On September 14th, crews of No. 144 Squadron RAF and No. 455 Squadron RAAF flew their one and only mission from Soviet territory. For most of the day, the British Hampdens carried out a search for the battleship Tirpitz and other Kriegsmarine ships that were thought to have been in the area. Ultimately, the torpedo bombers did not encounter any German ships or aircraft. With PQ-18 safely in port and the return convoy, QP-14, on its way home, Operation Orator was completed on September 22nd. While the RAF’s Catalinas would have no difficulty making the flight back to the UK, the Hampdens and Spitfires were another matter. Due to the heavy losses suffered by the torpedo bombers during the flight to Vaenga, coupled with the fact that the return journey would be against headwinds, Coastal Command suggested giving the Hampdens to the Soviet Northern Fleet. While the Soviet brass was considering the offer, a German airstrike against Vaenga destroyed three Hampdens, bringing the total number available down to 20. On October 1st, the Soviet Union officially requested that the UK give the aircraft to the Northern Fleet. British Prime Minister Winston Churchill agreed, with the stipulation that all torpedos and bomb sights be removed by RAF ground crews before the Hampdens could be officially turned over. Churchill was eventually convinced to do away with the clause, and on October 12th, the Hampdens, complete with torpedos and equipment, were handed over to the Soviet Northern Fleet. On October 22nd, the personnel of No. 144 Squadron RAF and No. 455 Squadron RAAF departed Murmansk aboard the HMS Argonaut.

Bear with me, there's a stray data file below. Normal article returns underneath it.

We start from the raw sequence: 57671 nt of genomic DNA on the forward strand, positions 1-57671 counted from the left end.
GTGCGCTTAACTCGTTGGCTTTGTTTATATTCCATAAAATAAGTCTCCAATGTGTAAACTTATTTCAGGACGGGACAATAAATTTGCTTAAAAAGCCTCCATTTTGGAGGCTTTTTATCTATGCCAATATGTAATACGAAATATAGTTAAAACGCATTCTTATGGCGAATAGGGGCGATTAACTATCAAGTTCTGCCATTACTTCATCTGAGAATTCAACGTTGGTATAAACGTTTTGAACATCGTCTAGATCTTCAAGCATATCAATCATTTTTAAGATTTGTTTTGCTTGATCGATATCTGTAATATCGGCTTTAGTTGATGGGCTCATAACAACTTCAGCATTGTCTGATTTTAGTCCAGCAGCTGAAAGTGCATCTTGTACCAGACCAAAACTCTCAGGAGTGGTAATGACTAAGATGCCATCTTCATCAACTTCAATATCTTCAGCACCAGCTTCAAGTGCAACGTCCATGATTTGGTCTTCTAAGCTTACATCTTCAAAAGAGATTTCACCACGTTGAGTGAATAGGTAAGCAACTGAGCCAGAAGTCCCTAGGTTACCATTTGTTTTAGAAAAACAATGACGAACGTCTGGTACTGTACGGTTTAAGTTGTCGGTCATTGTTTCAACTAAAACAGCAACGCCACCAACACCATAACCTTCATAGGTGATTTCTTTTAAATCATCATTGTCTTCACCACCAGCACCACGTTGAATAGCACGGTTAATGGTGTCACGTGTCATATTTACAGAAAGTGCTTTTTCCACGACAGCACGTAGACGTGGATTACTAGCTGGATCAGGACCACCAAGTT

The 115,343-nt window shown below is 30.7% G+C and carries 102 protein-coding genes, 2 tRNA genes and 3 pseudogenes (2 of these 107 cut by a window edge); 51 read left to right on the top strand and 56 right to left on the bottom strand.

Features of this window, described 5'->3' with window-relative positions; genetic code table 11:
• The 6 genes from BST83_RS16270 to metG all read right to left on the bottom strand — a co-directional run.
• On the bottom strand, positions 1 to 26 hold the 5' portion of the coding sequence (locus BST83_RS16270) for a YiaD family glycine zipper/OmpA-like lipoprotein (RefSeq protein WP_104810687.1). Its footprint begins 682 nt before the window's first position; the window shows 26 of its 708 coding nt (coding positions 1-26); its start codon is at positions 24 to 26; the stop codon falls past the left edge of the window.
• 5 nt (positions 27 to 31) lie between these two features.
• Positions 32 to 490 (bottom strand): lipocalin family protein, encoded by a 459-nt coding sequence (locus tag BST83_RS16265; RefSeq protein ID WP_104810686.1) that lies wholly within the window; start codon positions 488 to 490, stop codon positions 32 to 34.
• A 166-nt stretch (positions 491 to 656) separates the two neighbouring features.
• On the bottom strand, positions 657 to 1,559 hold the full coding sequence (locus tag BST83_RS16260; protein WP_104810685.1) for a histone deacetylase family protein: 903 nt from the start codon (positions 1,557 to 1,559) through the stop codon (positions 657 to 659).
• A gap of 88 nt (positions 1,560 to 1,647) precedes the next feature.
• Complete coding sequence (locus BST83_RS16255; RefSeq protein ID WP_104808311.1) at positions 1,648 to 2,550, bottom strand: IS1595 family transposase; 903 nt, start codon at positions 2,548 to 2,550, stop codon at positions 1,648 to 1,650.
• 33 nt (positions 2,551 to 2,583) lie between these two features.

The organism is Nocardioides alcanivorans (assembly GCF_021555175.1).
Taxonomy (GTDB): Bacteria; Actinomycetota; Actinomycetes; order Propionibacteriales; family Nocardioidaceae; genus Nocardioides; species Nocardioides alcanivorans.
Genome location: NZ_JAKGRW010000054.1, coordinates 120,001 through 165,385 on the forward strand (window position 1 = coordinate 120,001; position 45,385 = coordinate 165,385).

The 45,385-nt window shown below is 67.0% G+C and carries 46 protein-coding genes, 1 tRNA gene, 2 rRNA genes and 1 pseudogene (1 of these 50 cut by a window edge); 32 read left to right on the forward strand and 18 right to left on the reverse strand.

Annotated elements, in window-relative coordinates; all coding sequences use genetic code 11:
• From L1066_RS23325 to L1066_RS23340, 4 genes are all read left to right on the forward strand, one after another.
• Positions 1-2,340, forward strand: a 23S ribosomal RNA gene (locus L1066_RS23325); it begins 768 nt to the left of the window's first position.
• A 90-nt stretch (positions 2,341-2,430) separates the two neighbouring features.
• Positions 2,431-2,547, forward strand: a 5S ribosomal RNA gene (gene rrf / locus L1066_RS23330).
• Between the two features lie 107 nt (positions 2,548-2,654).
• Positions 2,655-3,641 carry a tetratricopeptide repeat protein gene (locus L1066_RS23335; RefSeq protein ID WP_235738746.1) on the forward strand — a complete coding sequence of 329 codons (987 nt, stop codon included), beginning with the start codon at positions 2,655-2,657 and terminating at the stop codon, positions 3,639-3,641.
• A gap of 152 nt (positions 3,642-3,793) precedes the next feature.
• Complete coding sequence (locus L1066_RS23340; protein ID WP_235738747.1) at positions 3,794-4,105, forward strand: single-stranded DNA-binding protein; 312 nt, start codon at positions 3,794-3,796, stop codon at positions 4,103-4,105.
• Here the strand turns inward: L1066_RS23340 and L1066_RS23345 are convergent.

The Operational History of the Soviet Union’s Hampdens